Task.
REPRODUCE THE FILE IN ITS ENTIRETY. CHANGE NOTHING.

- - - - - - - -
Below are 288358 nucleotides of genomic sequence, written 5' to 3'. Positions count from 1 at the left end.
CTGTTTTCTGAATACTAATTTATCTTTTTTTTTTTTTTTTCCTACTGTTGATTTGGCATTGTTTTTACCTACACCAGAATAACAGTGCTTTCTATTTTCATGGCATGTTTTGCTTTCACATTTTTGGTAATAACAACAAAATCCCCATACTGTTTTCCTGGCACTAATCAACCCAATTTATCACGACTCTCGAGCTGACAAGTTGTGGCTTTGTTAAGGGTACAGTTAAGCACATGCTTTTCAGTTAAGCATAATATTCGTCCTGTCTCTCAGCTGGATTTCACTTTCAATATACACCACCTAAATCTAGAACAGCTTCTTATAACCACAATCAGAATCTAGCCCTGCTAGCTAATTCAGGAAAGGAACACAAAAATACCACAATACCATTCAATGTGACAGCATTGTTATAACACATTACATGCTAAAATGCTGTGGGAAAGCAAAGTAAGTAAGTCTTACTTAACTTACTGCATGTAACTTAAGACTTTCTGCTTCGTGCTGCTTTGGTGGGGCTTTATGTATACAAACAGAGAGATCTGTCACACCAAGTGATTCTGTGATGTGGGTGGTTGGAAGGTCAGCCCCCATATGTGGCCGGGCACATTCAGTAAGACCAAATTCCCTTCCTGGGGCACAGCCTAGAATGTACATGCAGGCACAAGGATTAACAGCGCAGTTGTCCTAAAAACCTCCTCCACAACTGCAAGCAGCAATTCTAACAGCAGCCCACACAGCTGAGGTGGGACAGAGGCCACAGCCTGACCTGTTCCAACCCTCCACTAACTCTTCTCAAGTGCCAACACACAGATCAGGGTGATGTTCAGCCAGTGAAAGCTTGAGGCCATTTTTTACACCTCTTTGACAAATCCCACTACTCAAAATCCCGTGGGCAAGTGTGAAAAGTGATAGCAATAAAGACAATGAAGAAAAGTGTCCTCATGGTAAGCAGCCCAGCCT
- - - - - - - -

Below are 288358 nucleotides of genomic sequence, written 5' to 3'. Positions count from 1 at the left end.
CTGTTTTCTGAATACTAATTTATCTTTTTTTTTTTTTTTTCCTACTGTTGATTTGGCATTGTTTTTACCTACACCAGAATAACAGTGCTTTCTATTTTCATGGCATGTTTTGCTTTCACATTTTTGGTAATAACAACAAAATCCCCATACTGTTTTCCTGGCACTAATCAACCCAATTTATCACGACTCTCGAGCTGACAAGTTGTGGCTTTGTTAAGGGTACAGTTAAGCACATGCTTTTCAGTTAAGCATAATATTCGTCCTGTCTCTCAGCTGGATTTCACTTTCAATATACACCACCTAAATCTAGAACAGCTTCTTATAACCACAATCAGAATCTAGCCCTGCTAGCTAATTCAGGAAAGGAACACAAAAATACCACAATACCATTCAATGTGACAGCATTGTTATAACACATTACATGCTAAAATGCTGTGGGAAAGCAAAGTAAGTAAGTCTTACTTAACTTACTGCATGTAACTTAAGACTTTCTGCTTCGTGCTGCTTTGGTGGGGCTTTATGTATACAAACAGAGAGATCTGTCACACCAAGTGATTCTGTGATGTGGGTGGTTGGAAGGTCAGCCCCCATATGTGGCCGGGCACATTCAGTAAGACCAAATTCCCTTCCTGGGGCACAGCCTAGAATGTACATGCAGGCACAAGGATTAACAGCGCAGTTGTCCTAAAAACCTCCTCCACAACTGCAAGCAGCAATTCTAACAGCAGCCCACACAGCTGAGGTGGGACAGAGGCCACAGCCTGACCTGTTCCAACCCTCCACTAACTCTTCTCAAGTGCCAACACACAGATCAGGGTGATGTTCAGCCAGTGAAAGCTTGAGGCCATTTTTTACACCTCTTTGACAAATCCCACTACTCAAAATCCCGTGGGCAAGTGTGAAAAGTGATAGCAATAAAGACAATGAAGAAAAGTGTCCTCATGGTAAGCAGCCCAGCCT